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Tips to prevent heat injuries and deaths in hot cars where temps can climb 19 degrees in 10 minutes

“Once you start getting to a body core temperature higher 102, 104 or higher that can cause significant damage to the brain, organs," said Dr. Anthony Arredondo.

HOUSTON — Following the tragic death of a 5-year-old Houston boy, local health and transportation officials got together Wednesday to educate the public on ways to prevent heat injuries and hot car deaths.

During the press conference, Houston TranStar and Texas Children's Hospital officials demonstrated just how fast temperatures can climb inside a car compared to temperatures outside.

Officials suggest leaving an important item in your back seat, like a purse or cellphone.

RELATED: Boy dies after being left in vehicle for several hours at NE Harris County home, sheriff says

The idea is to leave something that will remind you to check the back seat before getting out.

Doctors say leaving a child in a hot car can become dangerous in a matter of minutes.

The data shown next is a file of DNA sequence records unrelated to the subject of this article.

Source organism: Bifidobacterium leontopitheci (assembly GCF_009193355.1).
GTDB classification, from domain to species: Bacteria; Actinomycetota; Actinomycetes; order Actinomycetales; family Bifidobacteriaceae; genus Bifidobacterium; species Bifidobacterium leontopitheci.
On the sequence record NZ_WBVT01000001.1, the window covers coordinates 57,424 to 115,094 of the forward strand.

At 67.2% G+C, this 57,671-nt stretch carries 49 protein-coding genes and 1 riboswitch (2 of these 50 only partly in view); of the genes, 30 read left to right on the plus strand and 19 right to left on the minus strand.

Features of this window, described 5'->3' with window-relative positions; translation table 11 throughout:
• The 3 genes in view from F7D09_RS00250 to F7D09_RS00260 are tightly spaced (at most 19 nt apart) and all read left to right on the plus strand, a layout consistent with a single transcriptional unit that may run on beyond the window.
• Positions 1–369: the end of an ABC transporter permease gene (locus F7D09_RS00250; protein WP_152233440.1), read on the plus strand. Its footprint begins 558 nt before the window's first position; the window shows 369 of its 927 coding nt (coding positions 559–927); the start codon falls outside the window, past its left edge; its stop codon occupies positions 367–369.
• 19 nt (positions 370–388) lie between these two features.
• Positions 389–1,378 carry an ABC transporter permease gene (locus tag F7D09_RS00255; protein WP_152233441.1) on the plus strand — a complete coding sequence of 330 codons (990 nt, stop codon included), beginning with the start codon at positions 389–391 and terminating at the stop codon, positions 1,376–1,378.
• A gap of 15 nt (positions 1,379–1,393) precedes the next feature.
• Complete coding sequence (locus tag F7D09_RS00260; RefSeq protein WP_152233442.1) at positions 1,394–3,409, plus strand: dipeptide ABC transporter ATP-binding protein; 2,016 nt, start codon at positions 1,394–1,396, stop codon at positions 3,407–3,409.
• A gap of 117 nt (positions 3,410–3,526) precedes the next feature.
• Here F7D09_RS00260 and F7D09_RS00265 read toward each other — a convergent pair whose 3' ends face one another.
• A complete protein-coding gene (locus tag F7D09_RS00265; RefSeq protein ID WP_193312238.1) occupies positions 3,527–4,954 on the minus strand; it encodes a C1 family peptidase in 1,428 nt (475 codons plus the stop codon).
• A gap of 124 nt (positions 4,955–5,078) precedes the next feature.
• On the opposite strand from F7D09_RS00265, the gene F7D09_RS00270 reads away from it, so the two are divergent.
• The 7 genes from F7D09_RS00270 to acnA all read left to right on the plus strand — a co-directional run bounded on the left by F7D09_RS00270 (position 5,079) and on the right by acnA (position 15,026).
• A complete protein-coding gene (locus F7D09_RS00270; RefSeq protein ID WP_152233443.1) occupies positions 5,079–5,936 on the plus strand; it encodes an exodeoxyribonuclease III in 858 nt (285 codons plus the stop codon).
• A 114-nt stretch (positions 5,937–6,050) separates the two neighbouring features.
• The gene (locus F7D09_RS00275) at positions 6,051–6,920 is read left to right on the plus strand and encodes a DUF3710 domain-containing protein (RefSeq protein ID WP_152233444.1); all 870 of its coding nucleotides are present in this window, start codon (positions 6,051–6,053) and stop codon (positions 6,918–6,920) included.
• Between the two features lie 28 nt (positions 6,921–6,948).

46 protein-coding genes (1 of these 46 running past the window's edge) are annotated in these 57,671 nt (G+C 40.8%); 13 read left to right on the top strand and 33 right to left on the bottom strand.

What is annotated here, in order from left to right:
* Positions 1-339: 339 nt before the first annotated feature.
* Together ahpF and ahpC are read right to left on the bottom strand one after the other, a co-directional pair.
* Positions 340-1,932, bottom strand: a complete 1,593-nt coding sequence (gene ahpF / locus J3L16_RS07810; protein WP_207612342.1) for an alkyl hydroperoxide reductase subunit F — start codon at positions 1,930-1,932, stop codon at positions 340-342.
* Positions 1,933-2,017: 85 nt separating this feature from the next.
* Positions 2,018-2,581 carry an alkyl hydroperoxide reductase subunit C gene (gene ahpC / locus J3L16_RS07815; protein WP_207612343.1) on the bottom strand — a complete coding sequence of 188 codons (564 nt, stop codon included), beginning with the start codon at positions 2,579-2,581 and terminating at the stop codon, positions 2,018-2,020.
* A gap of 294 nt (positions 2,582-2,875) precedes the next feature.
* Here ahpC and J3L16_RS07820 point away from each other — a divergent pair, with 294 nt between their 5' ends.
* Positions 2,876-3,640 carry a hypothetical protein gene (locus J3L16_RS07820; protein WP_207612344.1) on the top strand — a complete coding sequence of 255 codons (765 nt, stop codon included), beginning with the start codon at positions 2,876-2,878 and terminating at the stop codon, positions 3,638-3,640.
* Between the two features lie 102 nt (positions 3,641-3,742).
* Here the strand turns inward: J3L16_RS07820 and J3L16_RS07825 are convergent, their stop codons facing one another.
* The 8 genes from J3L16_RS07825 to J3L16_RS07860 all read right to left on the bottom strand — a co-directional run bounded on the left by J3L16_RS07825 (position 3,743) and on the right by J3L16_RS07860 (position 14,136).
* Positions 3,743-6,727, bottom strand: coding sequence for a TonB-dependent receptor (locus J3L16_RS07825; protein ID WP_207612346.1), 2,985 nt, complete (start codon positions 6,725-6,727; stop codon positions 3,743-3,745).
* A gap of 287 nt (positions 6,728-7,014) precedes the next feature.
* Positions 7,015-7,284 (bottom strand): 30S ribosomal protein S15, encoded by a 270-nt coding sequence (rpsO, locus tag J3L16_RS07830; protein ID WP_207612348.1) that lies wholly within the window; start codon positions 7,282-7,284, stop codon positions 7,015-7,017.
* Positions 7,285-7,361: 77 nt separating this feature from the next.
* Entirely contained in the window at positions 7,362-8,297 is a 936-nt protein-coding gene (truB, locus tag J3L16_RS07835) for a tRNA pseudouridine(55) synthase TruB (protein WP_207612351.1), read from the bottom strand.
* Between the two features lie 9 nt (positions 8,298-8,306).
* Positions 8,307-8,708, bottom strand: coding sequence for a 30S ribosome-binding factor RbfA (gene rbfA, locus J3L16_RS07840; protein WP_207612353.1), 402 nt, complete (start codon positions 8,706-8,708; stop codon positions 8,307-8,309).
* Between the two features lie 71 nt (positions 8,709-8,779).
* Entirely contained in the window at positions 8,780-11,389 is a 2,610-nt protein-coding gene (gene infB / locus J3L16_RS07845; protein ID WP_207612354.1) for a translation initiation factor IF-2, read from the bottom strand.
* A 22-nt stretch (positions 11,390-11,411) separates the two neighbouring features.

“Once you start getting to a body core temperature higher 102, 104 or higher that can cause significant damage to the brain, organs," said Dr. Anthony Arredondo of Texas Children's Hospital. "So it's hard to say what time frame the longer there in there the worse it is.”

If you see a child or pet left inside a vehicle alone, you are encouraged to call 911 immediately.

RELATED: Preventing hot car deaths: Rear seat alarms to be installed in new vehicles by 2025

Car temperatures can climb by 19 degrees in just 10 minutes.

According to the National Safety Council, 38 kids die every year after being left in hot cars. Five recent deaths were in Texas.

Also, many deaths can be prevented by teaching your kids these four things:

  • How to unbuckle their car seat.
  • How to honk the horn.
  • How to turn on flashers or hazard lights.
  • How to unlock the front doors, if the child lock is on the back doors.

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